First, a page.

As above, there is normally a thick threaded washer with two flat wrench sides between the calipers and the frame hole looking at the assembly from the top. You need a thin wrench to adjust it. Insert the thin wrench to grab this threaded spacer, loosen slightly, align the calipers, then tighten. If you have no thin wrench or your assembly is different, try manipulating the caliper by hand to a new dead center with the wheel off and rear bolt loosened, re-tighten then check it with the wheel on. It's minor adjustment, a few trial and errors and you should get there. If the long bolt running from brake front to back of the fork is somewhat loose, then you are wasting your time; the primary retaining bolt needs to stay tight. If any of this seems confusing, take it to your LBS, it's no more than a 30 second fix.

  7. #7
    Senior Member Mauriceloridans's Avatar
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    Quote Originally Posted by FuzzyDunlop View Post
    You can also use a cone wrench.
    I've yet to find a 12mm cone wrench. I took a cheap open end 12 to a bench grinder to make it thin like a cone wrench.

  8. #8
    Insane Bicycle Mechanic Jeff Wills's Avatar
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    Quote Originally Posted by time bandit View Post
    there is a flat in between the brake caliper and the fork. you need a special spanner to center the brakes with that flat...
    Not on that caliper. Only better-quality calipers had an adjustment flat back there.

    The Park page will give you the official method of centering sidepull calipers, but in extreme cases I've resorted to Trailboss's hammer & punch method. Once things appear centered, squeeze the brake lever a couple times- as long as both brake pads clear the rim you'll be fine. "Perfectly centered" is often impossible.
    Jeff Wills

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  9. #9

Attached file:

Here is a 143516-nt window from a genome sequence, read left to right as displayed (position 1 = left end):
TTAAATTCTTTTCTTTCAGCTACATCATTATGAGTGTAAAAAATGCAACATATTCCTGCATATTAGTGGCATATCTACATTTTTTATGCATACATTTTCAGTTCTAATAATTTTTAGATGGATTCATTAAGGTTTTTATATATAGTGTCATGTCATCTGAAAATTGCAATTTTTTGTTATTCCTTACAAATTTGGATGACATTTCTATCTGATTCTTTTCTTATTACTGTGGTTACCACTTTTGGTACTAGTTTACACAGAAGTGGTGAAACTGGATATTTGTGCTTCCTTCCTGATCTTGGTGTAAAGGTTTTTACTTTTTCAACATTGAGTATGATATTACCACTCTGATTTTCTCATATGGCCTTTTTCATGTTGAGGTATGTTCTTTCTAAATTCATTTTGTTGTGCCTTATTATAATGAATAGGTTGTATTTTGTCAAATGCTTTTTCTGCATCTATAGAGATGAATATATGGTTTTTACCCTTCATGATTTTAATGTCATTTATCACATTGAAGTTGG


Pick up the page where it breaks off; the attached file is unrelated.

Senior Member Capecodder's Avatar
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    Quote Originally Posted by Mauriceloridans View Post
    I've yet to find a 12mm cone wrench. I took a cheap open end 12 to a bench grinder to make it thin like a cone wrench.
    Amy, I'll always remember you...... I miss you so much, for you filled my days with so much joy.

  10. #10
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    This method is not extreme: http://davesbikeblog.blogspot.com/20...ll-brakes.html

    Basically you just need to get it roughly centered, tighten the bolt, and use that method to fine-tune it. But you need to periodically check the centering as the pads wear down.

  11. #11
    Senior Member Mauriceloridans's Avatar
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    Quote Originally Posted by Capecodder View Post
    It's not sold as a "cone wrench" and someone searching for a 12mm cone wrench will still be looking. That is the proper tool for the job and I would have ordered one if my bench grinder and old cheapo 12 combination wrench weren't so handy.

  12. #12
    Senior Member Old Hammer Boy's Avatar
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    Many good suggestions. However, more than once I've seen where the wheel wasn't totally seated (centered) in the drops. Before you attempt any brake adjustments, make sure your wheels are properly centered in thier drops. I like to do this by pushing lightly on the handle bars while the bike is on the ground as I tighten the front wheel QR, and push on the saddle for the rear. Now it's time to center the brakes.

  13. #13
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    Quote Originally Posted by Capecodder View Post
    This isn't a cone wrench but one specifically made for centering side pull brakes back when single pivots were the norm. I believe the "OBW" stands for "Offset Brake Wrench" Now that double pivot side pulls are nearly universal, there is no need for it.

    What size open end is at the other end of yours? I have an OBW-1 that has 10 mm and 13 mm open ends.